Displaying items by tag: Children
Year-end school vacations will be lengthened in several countries to increase the time for social distancing. Many believe this policy will create more stress for parents juggling jobs and family. A national survey of 2,559 parents in June found a positive side for families and marriages in pandemic lockdown. Couples considering divorcing dropped by a third, and another survey revealed 25% of parents were getting on better with their children, with just 4% reporting worsened relationships. The media reported these findings as ‘weird but true’. However while lockdown affirmed marriage commitment, one in five cohabiting parents believed their relationship had worsened. They were more likely to be unhappy, get on each other’s nerves, or quarrel. Also, when schools were closed, many children began to appreciate the privilege of going to school and enjoyed having more time with their parents, improving family closeness during the corona time.
How can we worship and share our lives, when the two ways of being together - in person and online - are often really difficult for families? Making online church work for children means including them. Six-year-old J says, ‘I like talking to everyone on Zoom after the service.’ A mother said, ‘It’s good when someone asks them questions, and listens. They don’t like listening to adult conversations.’ A three-year-old now celebrates the eucharist with the Vicar with his own cup, plate, and bread. Rev’d Mo Baldwin makes Zoom interactive. Children have treasure hunts, breakout-room challenges like artwork, or designing something. The families also record elements of the service. Beth’s 12-year-old daughter coordinates Kids Church Online, including creating worship herself and encouraging other families to make things and send them in. Rev’d Stephen Gardner reads a bedtime story online every night. A mum said, ‘We all cuddle up together to watch.’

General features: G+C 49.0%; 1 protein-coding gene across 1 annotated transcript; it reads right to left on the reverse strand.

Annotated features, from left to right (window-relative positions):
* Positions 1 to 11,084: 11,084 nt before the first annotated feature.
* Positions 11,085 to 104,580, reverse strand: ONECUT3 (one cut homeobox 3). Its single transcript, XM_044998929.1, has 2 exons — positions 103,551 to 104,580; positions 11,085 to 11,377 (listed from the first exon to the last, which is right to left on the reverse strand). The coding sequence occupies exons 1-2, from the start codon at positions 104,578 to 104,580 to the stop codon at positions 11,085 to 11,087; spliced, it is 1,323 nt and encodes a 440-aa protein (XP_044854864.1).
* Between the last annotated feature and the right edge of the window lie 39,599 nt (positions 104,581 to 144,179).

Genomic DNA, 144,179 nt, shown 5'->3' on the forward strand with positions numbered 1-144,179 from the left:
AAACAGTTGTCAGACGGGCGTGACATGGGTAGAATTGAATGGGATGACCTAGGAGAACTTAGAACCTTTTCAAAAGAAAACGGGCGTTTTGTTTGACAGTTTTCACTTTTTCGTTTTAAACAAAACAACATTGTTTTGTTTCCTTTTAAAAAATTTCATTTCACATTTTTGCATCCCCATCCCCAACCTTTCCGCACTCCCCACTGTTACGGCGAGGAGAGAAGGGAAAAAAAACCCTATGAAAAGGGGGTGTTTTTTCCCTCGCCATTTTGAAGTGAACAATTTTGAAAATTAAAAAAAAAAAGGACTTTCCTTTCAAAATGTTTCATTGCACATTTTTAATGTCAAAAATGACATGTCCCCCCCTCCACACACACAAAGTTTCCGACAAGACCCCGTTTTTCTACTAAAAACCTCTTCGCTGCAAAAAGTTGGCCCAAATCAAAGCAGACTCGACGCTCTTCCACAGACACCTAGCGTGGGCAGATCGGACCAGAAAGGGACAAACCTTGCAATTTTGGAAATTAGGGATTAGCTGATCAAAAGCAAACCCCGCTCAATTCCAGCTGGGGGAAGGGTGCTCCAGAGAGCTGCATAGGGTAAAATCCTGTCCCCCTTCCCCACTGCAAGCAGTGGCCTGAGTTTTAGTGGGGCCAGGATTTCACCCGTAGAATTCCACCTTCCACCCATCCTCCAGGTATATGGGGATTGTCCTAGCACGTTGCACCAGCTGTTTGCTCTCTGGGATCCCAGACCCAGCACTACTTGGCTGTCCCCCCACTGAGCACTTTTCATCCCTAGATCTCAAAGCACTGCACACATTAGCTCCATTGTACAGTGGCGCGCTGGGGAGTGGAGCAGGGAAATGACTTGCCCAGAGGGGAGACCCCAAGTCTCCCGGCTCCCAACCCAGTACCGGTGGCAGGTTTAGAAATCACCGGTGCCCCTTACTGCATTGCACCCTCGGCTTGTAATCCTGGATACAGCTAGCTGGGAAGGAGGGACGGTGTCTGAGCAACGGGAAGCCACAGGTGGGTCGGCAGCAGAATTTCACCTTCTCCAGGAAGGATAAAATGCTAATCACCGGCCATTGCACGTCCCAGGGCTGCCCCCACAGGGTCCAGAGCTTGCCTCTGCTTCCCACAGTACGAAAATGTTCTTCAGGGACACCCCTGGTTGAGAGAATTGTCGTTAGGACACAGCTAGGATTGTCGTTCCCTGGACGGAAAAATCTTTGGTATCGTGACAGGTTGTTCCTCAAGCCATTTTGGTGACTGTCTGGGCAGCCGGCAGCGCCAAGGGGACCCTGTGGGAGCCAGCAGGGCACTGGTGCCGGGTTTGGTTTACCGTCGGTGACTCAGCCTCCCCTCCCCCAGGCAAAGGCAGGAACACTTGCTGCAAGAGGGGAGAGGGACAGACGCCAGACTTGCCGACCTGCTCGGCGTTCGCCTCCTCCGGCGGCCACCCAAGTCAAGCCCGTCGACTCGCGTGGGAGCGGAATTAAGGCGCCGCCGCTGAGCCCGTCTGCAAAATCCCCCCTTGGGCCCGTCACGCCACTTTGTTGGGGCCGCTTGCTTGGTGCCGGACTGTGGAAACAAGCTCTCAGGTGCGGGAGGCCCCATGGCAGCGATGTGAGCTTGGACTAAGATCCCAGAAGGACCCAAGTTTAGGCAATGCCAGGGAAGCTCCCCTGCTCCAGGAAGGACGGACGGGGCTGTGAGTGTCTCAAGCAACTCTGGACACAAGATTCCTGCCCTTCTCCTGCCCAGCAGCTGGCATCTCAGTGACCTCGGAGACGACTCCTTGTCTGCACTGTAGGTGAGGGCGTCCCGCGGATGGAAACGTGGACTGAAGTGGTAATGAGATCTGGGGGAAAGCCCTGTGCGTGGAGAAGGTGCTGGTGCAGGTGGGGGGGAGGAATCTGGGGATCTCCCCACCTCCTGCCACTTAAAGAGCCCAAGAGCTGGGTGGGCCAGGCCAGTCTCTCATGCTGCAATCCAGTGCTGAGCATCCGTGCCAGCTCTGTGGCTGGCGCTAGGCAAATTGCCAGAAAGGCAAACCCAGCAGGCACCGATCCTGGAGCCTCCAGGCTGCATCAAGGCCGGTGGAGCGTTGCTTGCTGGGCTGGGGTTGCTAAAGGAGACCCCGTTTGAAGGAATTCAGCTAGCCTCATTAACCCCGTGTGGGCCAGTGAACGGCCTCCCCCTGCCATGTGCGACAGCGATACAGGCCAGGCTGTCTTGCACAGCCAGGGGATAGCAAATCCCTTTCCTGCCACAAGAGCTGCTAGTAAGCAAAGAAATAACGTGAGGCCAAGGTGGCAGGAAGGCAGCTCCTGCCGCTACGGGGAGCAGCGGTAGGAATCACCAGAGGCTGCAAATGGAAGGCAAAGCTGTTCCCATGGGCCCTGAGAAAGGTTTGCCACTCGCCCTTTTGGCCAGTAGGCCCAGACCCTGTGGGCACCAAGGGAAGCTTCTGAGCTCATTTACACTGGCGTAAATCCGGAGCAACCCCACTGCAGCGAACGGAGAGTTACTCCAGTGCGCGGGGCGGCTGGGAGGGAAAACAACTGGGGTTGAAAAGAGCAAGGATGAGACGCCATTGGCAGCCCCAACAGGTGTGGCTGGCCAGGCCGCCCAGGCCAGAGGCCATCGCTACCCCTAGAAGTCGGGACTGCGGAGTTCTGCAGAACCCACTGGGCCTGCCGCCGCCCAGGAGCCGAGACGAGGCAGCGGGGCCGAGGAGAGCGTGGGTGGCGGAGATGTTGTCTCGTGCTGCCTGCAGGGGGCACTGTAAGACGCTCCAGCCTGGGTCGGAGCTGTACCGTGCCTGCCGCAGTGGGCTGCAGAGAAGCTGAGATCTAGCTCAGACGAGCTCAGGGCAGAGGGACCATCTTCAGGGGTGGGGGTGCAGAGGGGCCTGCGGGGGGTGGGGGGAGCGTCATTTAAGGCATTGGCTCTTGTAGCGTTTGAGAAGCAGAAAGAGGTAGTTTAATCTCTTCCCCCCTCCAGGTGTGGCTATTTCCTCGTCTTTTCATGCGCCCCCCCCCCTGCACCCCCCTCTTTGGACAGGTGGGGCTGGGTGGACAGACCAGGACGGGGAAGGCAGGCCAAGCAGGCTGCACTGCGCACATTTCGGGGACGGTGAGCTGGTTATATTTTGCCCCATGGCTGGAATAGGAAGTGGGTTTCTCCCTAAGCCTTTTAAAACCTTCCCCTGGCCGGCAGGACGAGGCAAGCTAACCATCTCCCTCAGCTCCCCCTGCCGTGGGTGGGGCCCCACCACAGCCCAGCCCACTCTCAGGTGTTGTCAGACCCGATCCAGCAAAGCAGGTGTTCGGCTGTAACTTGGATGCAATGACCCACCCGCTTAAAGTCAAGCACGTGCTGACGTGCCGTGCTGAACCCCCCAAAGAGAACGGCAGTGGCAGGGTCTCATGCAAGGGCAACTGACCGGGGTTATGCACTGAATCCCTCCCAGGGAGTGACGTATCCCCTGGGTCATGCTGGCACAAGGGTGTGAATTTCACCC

A mother is taking a gender clinic to court to prevent it giving sex-change drugs to her autistic daughter. She wants to prevent youngsters making 'catastrophic' decisions that they live to regret. The woman, called 'Mrs A' for legal reasons, fears her 16-year-old daughter will be fast-tracked for transgender medical treatment once she is seen by clinicians at the Gender Identity Development Service in London. She says they will simply 'affirm' the girl's belief - mistaken in her mother's opinion - that she is really a boy. In reality, Mrs A believes her daughter's desire to be male is driven by having Asperger's syndrome, a form of autism. She said, 'This is bigger than just my child. The whole narrative is that if your child is confused about their gender, then transition is the only course of action. There doesn't seem to be any discussion of other possibilities. That's frightening.'
Some children may be feeling excited about the easing of some of the lockdown restrictions. But it is also normal for children and young people to feel anxious about it. During lockdown they have spent long periods of time at home and are living with uncertainty about the coming weeks and months. Moving out of lockdown might be worrying, and some may find it difficult to adjust. Before the pandemic some were already suffering bullying, cyber bullying, school challenges, or relationship challenges. Coming out of lockdown for these more vulnerable children may cause them to fear meeting up with others at school. They may need some time to adjust to the new situation. Also some parents will be struggling to decide whether their child should go back to school at the moment. Pray that they will feel comfortable in deciding what is right for the entire family.
In response to US parents not knowing what to do with their children who had been sent home from closed schools, Verses for Zion (VfZ)was born, a biblically-rooted project connecting Christian children to Israel, as an opportunity to engage them in a multigenerational project with parents and grandparents. Now, as summer is starting and schools that had opened are closing again, it offers parents a way to add meaning and substance to their children's extended vacation. VfZ, the brainchild of an Orthodox Israeli Jew and an evangelical Christian pastor in Texas, aims to give children the opportunity to learn more about God, His Word and His people. One mother said, ‘It entrenches children’s faith and deepens their understanding of God, the Bible and how that relates to us today through Israel.’